Russell was promoted from Williams to a race seat at Mercedes during the off-season to replace Alfa Romeo-bound Valtteri Bottas as Hamilton’s new team-mate. The Briton immediately made a strong impression at Mercedes, aided by the fact that he has been associated with the Brackley team for years.
But few would have predicted that the 24-year-old would outscore Hamilton in all but one race so far, and he also leads his illustrious teammate 4-3 in qualifying. While Hamilton initially struggled to get the most out of Mercedes’ W13 car, the seven-time world champion appeared much more at ease when the team had its wild bouncing issues under control in Barcelona and managed to start running its car the way it was intended.
Team boss Wolff believes that only bad luck is keeping Hamilton from matching Russell on a regular basis. In Monaco, Hamilton lost out to Russell in qualifying after his last flying lap was aborted due to a red flag and was powerless to move up in the race. That followed contact with Haas’ Kevin Magnussen in Spain and several instances earlier in the season in which an ill-timed safety car ruined his strategy.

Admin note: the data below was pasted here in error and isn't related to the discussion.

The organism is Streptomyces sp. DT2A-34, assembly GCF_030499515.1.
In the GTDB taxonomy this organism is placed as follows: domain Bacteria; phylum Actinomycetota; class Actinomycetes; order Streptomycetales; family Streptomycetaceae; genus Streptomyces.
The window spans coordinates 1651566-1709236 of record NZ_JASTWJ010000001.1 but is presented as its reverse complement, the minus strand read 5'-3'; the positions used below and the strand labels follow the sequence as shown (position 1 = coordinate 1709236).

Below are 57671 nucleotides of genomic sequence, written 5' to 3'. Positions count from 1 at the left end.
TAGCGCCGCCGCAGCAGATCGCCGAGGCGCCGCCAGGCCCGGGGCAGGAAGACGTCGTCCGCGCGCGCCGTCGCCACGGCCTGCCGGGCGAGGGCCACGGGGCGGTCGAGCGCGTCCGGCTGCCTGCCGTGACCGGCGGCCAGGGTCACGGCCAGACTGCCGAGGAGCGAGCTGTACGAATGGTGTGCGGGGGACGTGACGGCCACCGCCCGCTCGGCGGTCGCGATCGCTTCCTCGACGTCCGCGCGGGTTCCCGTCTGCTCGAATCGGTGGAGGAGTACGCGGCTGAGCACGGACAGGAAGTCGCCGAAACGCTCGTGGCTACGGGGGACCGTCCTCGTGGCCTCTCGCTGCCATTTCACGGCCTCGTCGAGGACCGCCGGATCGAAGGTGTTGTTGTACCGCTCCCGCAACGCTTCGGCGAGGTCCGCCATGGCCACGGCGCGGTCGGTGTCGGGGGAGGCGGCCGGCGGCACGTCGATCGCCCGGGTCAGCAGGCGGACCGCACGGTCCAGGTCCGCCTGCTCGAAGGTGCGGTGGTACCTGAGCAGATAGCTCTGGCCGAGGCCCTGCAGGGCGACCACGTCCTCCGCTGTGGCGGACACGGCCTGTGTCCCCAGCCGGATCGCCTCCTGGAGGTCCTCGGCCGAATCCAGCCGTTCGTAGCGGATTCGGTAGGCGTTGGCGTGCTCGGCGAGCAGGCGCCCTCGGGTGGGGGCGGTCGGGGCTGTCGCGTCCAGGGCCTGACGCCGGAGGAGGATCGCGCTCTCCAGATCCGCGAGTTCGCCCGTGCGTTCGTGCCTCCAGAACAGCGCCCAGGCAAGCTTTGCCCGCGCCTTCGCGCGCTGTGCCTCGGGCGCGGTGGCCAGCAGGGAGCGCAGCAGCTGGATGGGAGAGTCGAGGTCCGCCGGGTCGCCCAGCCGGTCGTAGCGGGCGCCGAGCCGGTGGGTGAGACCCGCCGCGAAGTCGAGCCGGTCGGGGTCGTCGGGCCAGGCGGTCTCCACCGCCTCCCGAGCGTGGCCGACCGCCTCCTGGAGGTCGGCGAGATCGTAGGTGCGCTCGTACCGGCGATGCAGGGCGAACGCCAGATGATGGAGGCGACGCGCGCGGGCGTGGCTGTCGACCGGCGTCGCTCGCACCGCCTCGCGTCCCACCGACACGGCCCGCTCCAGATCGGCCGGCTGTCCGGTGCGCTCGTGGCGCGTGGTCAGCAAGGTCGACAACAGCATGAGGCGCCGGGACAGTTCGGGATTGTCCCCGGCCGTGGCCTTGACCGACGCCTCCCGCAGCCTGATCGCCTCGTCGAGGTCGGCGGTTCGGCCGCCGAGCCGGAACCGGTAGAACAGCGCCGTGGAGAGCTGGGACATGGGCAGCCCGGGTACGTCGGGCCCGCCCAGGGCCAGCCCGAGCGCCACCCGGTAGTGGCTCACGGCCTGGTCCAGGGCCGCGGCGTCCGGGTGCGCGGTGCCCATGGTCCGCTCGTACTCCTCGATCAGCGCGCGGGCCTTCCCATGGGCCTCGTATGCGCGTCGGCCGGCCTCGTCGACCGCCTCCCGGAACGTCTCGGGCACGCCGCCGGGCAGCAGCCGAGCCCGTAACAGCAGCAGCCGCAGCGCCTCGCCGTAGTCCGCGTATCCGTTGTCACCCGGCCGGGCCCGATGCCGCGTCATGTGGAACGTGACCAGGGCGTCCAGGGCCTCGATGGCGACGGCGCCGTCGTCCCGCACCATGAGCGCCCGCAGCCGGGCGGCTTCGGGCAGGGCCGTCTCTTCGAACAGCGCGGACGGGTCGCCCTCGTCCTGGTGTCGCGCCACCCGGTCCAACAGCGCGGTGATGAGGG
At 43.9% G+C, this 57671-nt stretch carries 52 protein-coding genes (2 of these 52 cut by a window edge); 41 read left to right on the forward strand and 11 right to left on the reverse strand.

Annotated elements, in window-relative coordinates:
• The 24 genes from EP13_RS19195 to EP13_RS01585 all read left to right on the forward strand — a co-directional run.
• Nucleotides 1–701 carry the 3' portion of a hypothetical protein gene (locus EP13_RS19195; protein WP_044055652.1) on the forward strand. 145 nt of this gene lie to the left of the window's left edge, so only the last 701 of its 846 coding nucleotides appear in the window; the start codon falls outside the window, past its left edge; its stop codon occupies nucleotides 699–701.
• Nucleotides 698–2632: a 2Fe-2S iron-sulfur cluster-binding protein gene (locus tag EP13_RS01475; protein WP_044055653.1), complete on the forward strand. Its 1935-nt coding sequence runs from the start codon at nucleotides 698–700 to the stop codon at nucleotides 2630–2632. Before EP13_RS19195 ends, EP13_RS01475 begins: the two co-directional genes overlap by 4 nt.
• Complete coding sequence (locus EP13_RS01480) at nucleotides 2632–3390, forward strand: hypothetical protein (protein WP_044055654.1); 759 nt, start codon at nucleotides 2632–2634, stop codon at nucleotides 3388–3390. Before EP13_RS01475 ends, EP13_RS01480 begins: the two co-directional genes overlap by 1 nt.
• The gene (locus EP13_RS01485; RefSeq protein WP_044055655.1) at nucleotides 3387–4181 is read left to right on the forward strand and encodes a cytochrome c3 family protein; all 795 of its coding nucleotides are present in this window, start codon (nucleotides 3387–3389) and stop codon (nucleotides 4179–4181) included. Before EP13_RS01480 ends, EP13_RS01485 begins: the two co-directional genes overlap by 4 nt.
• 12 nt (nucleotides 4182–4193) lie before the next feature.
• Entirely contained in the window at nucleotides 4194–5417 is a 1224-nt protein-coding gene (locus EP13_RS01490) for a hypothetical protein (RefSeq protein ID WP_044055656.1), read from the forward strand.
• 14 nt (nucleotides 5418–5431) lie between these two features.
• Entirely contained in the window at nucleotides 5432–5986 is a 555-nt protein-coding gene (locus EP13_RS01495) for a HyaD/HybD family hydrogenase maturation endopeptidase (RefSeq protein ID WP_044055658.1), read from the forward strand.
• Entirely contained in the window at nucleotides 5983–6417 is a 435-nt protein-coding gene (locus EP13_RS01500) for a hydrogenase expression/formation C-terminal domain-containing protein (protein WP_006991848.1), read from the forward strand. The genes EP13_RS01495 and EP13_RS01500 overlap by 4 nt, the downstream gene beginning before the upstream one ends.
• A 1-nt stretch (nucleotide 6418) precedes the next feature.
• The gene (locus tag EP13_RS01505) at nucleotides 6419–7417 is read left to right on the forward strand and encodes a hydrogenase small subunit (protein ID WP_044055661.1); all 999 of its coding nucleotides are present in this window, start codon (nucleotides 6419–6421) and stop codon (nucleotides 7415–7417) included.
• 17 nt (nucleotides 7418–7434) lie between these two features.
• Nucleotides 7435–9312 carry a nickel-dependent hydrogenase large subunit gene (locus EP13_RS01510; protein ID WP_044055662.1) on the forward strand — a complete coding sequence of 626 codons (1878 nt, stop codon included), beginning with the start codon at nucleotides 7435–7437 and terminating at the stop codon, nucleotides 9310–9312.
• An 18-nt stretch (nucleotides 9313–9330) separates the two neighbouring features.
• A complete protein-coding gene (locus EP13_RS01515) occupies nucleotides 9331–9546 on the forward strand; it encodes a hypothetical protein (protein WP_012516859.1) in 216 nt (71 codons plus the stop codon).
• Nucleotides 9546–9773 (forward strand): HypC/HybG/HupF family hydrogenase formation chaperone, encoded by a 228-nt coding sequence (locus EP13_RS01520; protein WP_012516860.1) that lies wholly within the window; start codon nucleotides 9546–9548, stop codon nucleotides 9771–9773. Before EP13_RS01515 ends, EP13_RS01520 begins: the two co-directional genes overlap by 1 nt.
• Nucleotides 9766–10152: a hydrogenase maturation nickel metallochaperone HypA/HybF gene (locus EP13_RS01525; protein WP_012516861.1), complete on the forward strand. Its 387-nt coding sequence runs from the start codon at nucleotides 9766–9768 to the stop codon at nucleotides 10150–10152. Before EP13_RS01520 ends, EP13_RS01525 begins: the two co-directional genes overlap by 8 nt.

When asked if Russell beating Hamilton had become the norm now, Wolff replied: “No, I think when you look at the bad spells that Lewis had, I mean, look at the race: stuck again. “Contact with Esteban [Ocon], stuck behind Fernando [Alonso], the red flag in qualifying, and I think the pendulum will swing. “So [once] these unlucky situations stop with Lewis, they’re very much on the same pace. [During] one practice, one leads and then the other one. And that is great.
“Also they work together in order to get our car straight, because we need to get our car straight.” After struggling to beat the likes of McLaren and Alfa Romeo early on due to its porpoising limitations, Mercedes now appears to be the clear, third-fastest team on the grid. Wolff admitted third in the standings is “where we belong but not where we want to be” as F1 heads to Baku next week.
“Our team is only third on the road and that’s why the positions are fifth and sixth,” he said. “This is where we belong but this is not where we want to be and that’s why if you’re inheriting a podium that is nice. It’s good for the points long-term but I don’t want any of that. “I want to be part of winning at the front, and these are important lessons that we learn here and it’s going to be the basis for us performing long-term again.”